Barley harvest underway in Northern Ireland
College of Agriculture, Food and Rural Affairs (CAFRE) senior agriculture advisor Robin Bolton has confirmed that the first of this season’s winter barley crops have now been cut in Northern Ireland.
“It’s too early to talk about yields. But dry matters [DM] are in the range of 16% to 20%. There had been some concern about the prospects for winter barley, given the ever challenging growing conditions that predominated throughout the month of May,” he said.
“However, crops recovered remarkably well after that, with the result that final yields will be strong enough.
Other cereal crops, particularly winter wheat, have performed well up to now.”
According to Bolton, Northern Ireland’s total arable area should come in at around 29,000ha in 2021.
“Winter wheat would usually account for 8,000ha and winter barley around 7,000ha. Spring barley makes up the vast bulk of the remainder of combinable crop acreage recorded in Northern Ireland,” he explained.
“A much smaller acreage of spring wheat is grown, predominantly for wholecrop.”
Where straw yields are concerned, Bolton suggested that the current hot spell could impact on the output of spring barley crops.
“It’s too early to say yet if the straw chopping scheme, now operating in the Republic of Ireland, will have an impact on the market,” he said.
“Generally speaking, the outlook for straw prices looks good for arable growers but may not be what livestock farmers want to hear.”
Protein aid trial scheme
Turning to other crops, the CAFRE advisor confirmed that most growers opted for spring beans, in the context of the protein aid trial scheme.
The measure provides farmers with a support payment of £330/ha.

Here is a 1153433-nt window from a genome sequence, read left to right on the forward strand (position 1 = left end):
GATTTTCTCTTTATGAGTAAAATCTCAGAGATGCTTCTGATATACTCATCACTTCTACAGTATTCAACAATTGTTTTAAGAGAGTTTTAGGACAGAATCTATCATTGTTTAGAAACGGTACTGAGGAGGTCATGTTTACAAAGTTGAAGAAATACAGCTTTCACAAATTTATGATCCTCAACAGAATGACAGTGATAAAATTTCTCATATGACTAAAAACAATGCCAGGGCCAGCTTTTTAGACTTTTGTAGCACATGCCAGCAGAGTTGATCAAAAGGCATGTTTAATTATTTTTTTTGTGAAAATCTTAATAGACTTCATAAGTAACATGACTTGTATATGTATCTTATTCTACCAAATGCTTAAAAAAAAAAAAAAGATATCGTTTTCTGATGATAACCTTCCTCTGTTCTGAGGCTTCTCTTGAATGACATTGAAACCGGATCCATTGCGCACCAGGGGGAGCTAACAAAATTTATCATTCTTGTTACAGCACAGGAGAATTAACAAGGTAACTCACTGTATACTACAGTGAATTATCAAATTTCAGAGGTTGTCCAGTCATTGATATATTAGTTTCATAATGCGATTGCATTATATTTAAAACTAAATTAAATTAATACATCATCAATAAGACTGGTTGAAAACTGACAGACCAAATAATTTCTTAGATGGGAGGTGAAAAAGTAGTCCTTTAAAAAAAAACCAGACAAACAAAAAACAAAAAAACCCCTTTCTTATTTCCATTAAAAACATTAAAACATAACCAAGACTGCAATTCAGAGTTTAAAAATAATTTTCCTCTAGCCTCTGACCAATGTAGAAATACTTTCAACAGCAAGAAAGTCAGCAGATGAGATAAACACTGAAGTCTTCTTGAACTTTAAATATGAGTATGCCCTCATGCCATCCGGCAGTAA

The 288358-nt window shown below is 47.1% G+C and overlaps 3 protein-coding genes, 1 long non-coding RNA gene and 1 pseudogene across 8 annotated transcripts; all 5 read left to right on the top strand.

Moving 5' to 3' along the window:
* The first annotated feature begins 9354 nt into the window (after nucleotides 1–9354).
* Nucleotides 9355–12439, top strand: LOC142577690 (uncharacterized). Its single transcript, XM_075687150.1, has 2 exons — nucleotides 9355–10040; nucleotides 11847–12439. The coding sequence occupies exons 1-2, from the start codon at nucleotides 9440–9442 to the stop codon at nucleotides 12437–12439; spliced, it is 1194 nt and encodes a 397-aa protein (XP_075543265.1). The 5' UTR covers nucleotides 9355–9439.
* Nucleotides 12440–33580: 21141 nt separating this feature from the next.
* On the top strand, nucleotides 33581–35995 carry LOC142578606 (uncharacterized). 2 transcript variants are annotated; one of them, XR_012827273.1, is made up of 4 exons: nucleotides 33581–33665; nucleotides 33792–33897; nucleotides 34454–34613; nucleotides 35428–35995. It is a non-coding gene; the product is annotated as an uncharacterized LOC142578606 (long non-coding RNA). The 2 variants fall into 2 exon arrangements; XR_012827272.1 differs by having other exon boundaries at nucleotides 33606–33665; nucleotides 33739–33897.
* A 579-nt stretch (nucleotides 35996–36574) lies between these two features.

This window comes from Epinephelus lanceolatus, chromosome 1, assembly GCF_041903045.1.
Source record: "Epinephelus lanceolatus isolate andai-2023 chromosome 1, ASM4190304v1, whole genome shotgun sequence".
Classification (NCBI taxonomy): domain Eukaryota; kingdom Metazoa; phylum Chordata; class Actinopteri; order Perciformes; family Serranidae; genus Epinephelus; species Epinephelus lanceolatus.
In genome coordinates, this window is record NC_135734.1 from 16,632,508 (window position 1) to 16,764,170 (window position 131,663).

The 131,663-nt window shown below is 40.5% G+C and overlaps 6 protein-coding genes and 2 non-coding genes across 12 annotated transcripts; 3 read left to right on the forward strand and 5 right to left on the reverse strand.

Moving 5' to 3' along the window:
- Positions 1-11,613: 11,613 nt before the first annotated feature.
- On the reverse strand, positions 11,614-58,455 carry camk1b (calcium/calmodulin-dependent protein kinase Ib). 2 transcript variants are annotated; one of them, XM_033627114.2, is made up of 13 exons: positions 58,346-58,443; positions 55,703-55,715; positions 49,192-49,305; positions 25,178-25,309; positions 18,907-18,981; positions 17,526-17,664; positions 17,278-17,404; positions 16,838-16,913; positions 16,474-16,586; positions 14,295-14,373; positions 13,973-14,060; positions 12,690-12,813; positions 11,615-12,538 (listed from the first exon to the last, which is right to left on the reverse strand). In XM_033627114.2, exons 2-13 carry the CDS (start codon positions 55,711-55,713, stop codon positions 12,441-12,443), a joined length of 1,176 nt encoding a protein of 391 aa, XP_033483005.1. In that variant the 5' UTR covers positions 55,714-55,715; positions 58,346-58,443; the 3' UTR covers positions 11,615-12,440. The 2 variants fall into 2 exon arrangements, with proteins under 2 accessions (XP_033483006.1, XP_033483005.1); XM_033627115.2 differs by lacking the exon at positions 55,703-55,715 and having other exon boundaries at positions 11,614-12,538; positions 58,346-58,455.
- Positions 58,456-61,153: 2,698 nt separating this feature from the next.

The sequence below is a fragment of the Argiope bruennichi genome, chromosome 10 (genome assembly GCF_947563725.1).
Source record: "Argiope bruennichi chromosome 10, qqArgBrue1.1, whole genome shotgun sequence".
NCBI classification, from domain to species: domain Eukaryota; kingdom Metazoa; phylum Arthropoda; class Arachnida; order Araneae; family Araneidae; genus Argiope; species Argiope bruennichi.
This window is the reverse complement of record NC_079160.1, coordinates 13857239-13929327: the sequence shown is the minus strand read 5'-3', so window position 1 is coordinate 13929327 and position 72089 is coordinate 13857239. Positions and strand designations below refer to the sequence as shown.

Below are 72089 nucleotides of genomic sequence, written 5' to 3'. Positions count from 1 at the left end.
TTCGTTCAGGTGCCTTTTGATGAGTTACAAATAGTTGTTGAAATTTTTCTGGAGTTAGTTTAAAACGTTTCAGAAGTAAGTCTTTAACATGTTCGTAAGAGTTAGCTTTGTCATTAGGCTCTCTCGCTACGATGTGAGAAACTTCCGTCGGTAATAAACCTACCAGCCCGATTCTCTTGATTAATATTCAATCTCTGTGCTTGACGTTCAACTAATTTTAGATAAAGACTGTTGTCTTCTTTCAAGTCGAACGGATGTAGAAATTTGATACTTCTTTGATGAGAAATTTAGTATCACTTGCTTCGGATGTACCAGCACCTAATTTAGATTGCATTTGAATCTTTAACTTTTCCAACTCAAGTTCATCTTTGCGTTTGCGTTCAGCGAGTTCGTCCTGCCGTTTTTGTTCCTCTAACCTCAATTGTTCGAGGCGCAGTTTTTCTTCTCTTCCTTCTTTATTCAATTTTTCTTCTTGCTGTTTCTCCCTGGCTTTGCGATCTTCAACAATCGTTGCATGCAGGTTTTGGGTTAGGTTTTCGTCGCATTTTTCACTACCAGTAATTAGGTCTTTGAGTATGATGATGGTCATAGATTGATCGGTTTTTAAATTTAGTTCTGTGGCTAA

“Uptake for the protein aid scheme was fairly good. In the region of 700ha were applied for by growers. This is the first year of a two-year trial. For the most part, crops are looking well at the present time. Beans will be harvested in late September and October,” Bolton continued.
It will be up to the Stormont Executive to decide if the protein aid scheme is extended beyond the current trial period.”
Bolton advised that tillage farmers in Northern Ireland should look closely into the opening of Expressions of Interest for a potential new tranche of the Business Improvement Scheme (Tier 2) funding.
This scheme should provide opportunities to develop their business, and if they wish to avail of the scheme it is essential they submit their expression of interest before 4:00p.m on August 13.
Bolton added that the support measures would give growers an excellent opportunity to update existing potato and grain stores, or invest in new ones.
“Essentially, the scheme requires the development of a business development plan. But it has been designed with a very favourable outlook for arable farmers in mind,” he said.
On that basis, I would strongly urge cereal growers and potato producers to look at the expression of interest and what the Tier 2 scheme has to offer them over the coming weeks.”
Bolton added the proviso that all new build options must be considered in the context of any planning constraints and that all required planning permissions must be secured by time of application.
He also recognised the strong recommendations for improved capital grant availability within the crops sector, contained within the recent sector review report published by the Ulster Farmers’ Union (UFU) and the Ulster Arable Society (UAS).
“The new Tier 2 measures feed into this narrative. CAFRE was consulted as part of the process leading to the final publication of the UFU/UAS report,” he concluded.